The Kif Strike Back by CJ Cherryh

Tahar’s ears went back, a visible flinching. It was the truth, at least the first part. And maybe the second. And Tahar gave no sign of doubting it.

“Better be ready on that access,” Pyanfar said, and turned a look toward Haral. “Tirun, stay your post. You know who you’ve talked to. Hilfy, Khym, put Tahar in Tully’s room a while.” It was one of the few places on the ship relatively damage-proof, and it at least had a bed. “Move it. Geran- see to Chur, that’s all.”

Crew scattered, except Tully. He still had that lost look- anxious, frightened. Chur. That was all he could likely make out. Next to Hilfy, the closest friend he had. Pyanfar walked over to him and set a hand on his arm. Claws half out. He had that disconnected look of hysteria, and she gripped his arm to wake him up. “Hey,” Pyanfar said, “it’s all right, huh?”

“Tahar,” he said. “Kif. Kefk. What do, Pyanfar? What do, what do?”

What are you up to? What kind of game are you playing? I trusted you. What’s going on, Pyanfar?

“Captain,” Tirun said, “Jik’s lot’re headed up the dock. Estimate three minutes. Mahijiru queries: assistance wanted?”

“Affirmative.” She left Tully, walked over to Tirun’s side and leaned there.

“Kif query,” Tirun said. “It’s Harukk.”

Then the minuses of the trick came home to nest. “Respond: medical emergency. Injured crew.”

Tirun relayed it. “We have a call already in-” Tirun added, reminder to the kif on the other end. And: “We understand that. Will you go on trying?” Another incoming-light lit. Haral snatched the call. “. . . Right. We got you. We’ll open for you. Captain, it’s the meds.”

“Tell Hilfy intercept them as they come in. Tully-go help Geran. Go to Chur. Take Geran’s orders.”

Tully went without question. It was off the bridge, it kept him from underfoot and he could fetch and carry if someone could get it through to him what was wanted. Loyal, she thought; he was that. Friend.

And alien and dangerous as the mahendo’sat when matters got beneath his skin.

There was a coming and going belowdecks, grim mahen personnel bristling with weapons taking up station in the .accessway, along the lowerdeck main corridor and at the lift.

And on the upperdeck main, where a frowning Ehrran medic worked with a tall black Ksota mahendo’sat, and Chanur’s off-duty and motley assortment standing grim and glowering round the walls of Chur’s sickroom-two males, either one of whom might have raised the Ehrran’s hackles for completely different reasons; Geran Anify and Hilfy Chanur, Hilfy standing there with her hand consciously or unconsciously on the butt of a pistol. They went armed, with the airlock standing open under mahen guard; and it was not only the kif that concerned them.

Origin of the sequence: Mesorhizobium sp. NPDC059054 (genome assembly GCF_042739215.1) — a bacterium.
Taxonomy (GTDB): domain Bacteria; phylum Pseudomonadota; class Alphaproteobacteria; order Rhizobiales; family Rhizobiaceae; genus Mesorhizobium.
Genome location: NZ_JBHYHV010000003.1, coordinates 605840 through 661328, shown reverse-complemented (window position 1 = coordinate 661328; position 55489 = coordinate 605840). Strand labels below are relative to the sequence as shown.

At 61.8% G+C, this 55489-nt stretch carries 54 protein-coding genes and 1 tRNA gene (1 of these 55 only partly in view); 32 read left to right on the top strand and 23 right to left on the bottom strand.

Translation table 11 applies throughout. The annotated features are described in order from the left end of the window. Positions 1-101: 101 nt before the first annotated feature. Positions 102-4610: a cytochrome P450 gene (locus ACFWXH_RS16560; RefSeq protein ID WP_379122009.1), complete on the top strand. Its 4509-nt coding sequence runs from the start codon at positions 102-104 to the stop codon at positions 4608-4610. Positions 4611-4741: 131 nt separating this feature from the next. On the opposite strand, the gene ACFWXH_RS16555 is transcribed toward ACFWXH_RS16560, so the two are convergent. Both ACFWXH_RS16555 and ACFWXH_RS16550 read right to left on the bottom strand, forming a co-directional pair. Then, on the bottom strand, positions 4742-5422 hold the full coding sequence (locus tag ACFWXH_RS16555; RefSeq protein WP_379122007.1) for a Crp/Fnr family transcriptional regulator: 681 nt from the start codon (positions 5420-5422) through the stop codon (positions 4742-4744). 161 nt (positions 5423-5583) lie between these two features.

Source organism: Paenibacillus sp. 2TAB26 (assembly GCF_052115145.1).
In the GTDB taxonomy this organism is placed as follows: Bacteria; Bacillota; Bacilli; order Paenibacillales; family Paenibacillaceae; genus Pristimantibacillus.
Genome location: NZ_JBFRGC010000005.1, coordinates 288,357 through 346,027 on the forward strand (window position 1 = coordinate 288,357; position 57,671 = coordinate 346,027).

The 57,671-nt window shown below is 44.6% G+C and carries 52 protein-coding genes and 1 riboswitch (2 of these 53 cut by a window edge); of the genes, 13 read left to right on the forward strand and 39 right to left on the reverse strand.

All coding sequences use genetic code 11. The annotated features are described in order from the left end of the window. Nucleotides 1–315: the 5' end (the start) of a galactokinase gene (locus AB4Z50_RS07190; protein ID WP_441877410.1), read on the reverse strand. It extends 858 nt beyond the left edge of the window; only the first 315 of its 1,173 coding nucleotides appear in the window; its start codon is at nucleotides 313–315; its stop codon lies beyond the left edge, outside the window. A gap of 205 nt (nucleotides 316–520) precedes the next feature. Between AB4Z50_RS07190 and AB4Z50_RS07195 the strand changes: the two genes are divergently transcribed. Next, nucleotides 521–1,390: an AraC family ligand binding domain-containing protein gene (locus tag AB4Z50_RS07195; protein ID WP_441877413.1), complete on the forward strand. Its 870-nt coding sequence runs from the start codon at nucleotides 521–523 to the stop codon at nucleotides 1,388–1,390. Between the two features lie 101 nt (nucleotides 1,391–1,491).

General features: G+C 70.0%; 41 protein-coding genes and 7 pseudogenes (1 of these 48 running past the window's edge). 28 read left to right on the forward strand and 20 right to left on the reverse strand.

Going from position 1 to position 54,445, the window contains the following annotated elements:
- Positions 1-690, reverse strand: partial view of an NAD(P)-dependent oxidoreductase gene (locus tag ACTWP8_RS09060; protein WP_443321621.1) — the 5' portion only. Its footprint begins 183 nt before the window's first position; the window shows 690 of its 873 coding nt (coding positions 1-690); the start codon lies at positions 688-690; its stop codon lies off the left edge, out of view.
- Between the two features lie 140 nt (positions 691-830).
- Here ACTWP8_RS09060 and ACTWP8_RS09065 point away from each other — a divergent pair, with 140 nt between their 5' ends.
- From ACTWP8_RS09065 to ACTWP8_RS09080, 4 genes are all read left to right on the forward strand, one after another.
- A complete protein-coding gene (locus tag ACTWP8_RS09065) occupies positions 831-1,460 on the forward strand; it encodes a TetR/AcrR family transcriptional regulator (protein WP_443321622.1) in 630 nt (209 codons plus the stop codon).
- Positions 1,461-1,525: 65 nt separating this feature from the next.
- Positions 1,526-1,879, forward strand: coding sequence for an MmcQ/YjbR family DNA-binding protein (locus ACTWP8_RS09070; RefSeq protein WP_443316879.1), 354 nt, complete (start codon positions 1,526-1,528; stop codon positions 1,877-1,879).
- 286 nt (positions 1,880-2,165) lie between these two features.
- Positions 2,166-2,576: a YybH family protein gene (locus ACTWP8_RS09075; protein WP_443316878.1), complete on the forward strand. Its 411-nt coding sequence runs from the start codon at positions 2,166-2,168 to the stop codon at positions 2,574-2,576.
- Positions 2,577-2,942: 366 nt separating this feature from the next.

Pyanfar hovered by the door, with a complug in one ear, listening to operations as Tirun sorted them past.

The medics exchanged surly technicalities. “No gods-rotted good,” the hani said; and Geran moved closer, hands in her belt and a frown clenching her jaw. “What isn’t good?”

“Captain,” the medic protested, not for the first time. “I’d like this room cleared.”

“That’s all right,” Pyanfar said from the doorway. “We’re all friends. I’m sure Chur doesn’t mind.”

“Get them out of here-” With a look at The Pride’s two menfolk.

“Why?” Pyanfar said. “You going to object to your professional colleague too?”-who was male, and mahendo’sat.

The hani medic gave a bleak hard stare and turned and laid out supplies. Plainly she did object to males in medicine, whatever the species, and swallowed it.

“Better be good,” Geran said.

The medic hesitated with a bottle in her hand.

“Mistake might damage your career real bad,” Hilfy said, hand still on the gunbutt.

“I didn’t come here to take abuse and threats from junior crew.”

“Better be right,” Chur said for herself, rousing herself to tilt her head back on the pillow and look at the drip stand the medic-assistants were setting up by her side. “Mahe, haosti.” Check it, will you?

“Shishti,” the mahe agreed.

The hani medic glared, and handed the bottles and the bags over to the mahe one by one. “Seals,” the hani said, pointing out the tops. “This woman never should have left Kshshti. By the gods she never should have sat a post-“

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Categories: Cherryh, C.J